The Planning Department is reviewing the feedback received during the June 4, 2018 open house and is revising the Draft Route 5 Corridor Study. It is anticipated a public hearing before the Planning Commission will be scheduled to receive additional public input; however, a date and time has not yet been determined. Please continue to check this website for more information.
PLEASE NOTE: The Marion Hill neighborhood has been removed from the Route 5 Corridor Study. During the previous open house and community meetings, residents raised concerns about the neighborhood’s unique characteristics, and how they differ from the Route 5 corridor. Staff has determined an independent study is appropriate and will be completed at a later date. For further information regarding this study, please contact Rosemary Deemer at (804) 501-4488 or via email.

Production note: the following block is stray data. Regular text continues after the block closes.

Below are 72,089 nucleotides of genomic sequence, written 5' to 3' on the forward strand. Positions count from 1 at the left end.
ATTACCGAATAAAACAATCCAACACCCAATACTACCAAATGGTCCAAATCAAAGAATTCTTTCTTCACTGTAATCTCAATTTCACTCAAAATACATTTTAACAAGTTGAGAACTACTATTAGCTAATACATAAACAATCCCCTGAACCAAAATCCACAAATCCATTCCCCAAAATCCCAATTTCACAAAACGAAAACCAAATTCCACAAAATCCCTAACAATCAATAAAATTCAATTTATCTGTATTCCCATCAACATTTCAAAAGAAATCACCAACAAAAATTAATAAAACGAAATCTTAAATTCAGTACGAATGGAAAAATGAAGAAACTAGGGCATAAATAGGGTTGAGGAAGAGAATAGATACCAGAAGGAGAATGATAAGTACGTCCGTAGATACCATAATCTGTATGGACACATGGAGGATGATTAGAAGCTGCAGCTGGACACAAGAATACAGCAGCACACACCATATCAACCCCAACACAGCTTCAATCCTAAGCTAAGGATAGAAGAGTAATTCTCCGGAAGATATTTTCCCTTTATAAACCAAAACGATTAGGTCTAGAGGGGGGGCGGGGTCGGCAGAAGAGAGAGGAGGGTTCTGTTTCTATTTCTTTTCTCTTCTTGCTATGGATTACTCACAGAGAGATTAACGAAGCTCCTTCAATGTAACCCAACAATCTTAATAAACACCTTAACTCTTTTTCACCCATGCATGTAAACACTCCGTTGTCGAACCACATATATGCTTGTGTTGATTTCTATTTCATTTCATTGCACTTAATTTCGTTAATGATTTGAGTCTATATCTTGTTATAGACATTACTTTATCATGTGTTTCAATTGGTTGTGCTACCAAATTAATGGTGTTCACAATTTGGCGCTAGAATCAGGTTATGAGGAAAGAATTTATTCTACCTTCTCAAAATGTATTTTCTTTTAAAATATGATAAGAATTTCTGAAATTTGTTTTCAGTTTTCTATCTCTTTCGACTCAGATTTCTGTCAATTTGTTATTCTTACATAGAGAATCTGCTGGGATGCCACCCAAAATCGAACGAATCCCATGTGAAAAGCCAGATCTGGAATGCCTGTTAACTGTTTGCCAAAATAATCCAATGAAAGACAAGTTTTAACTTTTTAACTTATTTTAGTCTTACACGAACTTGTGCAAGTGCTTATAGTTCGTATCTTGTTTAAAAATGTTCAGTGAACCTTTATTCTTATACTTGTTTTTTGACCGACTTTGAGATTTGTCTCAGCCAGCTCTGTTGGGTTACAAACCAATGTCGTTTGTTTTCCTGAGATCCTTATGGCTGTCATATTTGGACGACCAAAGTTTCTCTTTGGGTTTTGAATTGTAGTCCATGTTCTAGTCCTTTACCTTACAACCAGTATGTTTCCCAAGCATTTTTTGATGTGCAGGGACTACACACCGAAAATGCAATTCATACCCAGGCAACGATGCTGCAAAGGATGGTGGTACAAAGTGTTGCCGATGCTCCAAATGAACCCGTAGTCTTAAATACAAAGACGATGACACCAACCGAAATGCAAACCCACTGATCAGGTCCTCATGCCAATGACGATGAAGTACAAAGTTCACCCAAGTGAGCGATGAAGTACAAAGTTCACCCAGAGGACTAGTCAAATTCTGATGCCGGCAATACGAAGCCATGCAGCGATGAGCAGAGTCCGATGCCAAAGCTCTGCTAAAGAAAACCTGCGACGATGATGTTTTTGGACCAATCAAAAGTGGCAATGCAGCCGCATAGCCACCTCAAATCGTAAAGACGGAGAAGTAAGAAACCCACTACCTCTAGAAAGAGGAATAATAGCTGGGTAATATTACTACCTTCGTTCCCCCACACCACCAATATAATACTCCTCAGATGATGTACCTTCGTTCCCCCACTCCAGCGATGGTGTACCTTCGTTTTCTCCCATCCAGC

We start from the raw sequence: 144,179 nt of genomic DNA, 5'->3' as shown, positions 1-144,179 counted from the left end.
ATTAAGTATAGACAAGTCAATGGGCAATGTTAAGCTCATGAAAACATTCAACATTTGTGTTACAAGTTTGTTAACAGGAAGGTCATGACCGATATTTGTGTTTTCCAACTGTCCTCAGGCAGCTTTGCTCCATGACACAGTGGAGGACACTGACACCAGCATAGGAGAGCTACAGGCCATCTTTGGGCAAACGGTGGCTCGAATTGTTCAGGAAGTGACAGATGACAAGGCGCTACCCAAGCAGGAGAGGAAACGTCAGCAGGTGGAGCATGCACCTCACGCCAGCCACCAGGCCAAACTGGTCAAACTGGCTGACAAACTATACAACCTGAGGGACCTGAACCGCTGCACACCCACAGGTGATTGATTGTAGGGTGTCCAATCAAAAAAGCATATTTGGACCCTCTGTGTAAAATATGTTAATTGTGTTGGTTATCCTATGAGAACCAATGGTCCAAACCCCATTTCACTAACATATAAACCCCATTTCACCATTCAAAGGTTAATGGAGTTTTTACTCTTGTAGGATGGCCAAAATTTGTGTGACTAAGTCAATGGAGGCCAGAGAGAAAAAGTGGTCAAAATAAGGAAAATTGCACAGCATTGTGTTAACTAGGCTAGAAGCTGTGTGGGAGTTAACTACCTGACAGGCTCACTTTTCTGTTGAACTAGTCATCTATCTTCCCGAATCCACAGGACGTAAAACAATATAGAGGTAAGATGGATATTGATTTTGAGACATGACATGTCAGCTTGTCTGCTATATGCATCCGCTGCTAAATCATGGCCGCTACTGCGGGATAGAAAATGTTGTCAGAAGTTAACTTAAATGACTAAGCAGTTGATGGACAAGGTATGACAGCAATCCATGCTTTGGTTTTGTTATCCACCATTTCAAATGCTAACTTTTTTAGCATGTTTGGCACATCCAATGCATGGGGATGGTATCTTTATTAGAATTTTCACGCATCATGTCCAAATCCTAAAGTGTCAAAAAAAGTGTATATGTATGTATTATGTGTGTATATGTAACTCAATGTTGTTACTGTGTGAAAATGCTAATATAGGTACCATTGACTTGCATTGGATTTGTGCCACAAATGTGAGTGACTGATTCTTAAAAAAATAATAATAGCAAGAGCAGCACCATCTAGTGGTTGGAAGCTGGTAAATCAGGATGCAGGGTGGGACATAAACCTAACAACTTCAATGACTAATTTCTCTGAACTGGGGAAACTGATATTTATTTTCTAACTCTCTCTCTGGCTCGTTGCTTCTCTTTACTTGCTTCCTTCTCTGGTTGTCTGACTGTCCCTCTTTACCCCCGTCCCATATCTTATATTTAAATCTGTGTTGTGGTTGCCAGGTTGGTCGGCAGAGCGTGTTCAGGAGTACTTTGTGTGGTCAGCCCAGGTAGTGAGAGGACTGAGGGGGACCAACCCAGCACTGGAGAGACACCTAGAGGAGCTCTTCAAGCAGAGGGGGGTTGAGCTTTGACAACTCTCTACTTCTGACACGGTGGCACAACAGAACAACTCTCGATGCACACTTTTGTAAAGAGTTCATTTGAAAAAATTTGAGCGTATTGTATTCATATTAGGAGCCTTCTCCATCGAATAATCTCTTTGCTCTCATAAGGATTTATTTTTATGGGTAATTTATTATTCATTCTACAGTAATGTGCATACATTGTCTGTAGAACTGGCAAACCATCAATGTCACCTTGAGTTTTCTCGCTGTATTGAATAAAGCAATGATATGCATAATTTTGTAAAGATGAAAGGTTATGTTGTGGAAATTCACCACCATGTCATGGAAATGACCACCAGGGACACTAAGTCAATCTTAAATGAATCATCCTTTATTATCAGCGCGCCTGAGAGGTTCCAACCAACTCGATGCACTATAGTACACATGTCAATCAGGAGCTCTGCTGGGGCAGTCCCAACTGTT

Route 5 Corridor/Marion Hill Public Engagement Portal
The goal of the Public Engagement portal is to provide additional opportunities for citizens and stakeholders to participate in the study and to provide a platform for your comments. It includes a short community survey and a new feature – a public input map where you can pinpoint and comment on opportunities/strengths and challenges along the Route 5 Corridor. These suggestions will be labeled directly on the Corridor Study Map. The portal also includes a virtual tour to help you get started and reacquainted with the corridor.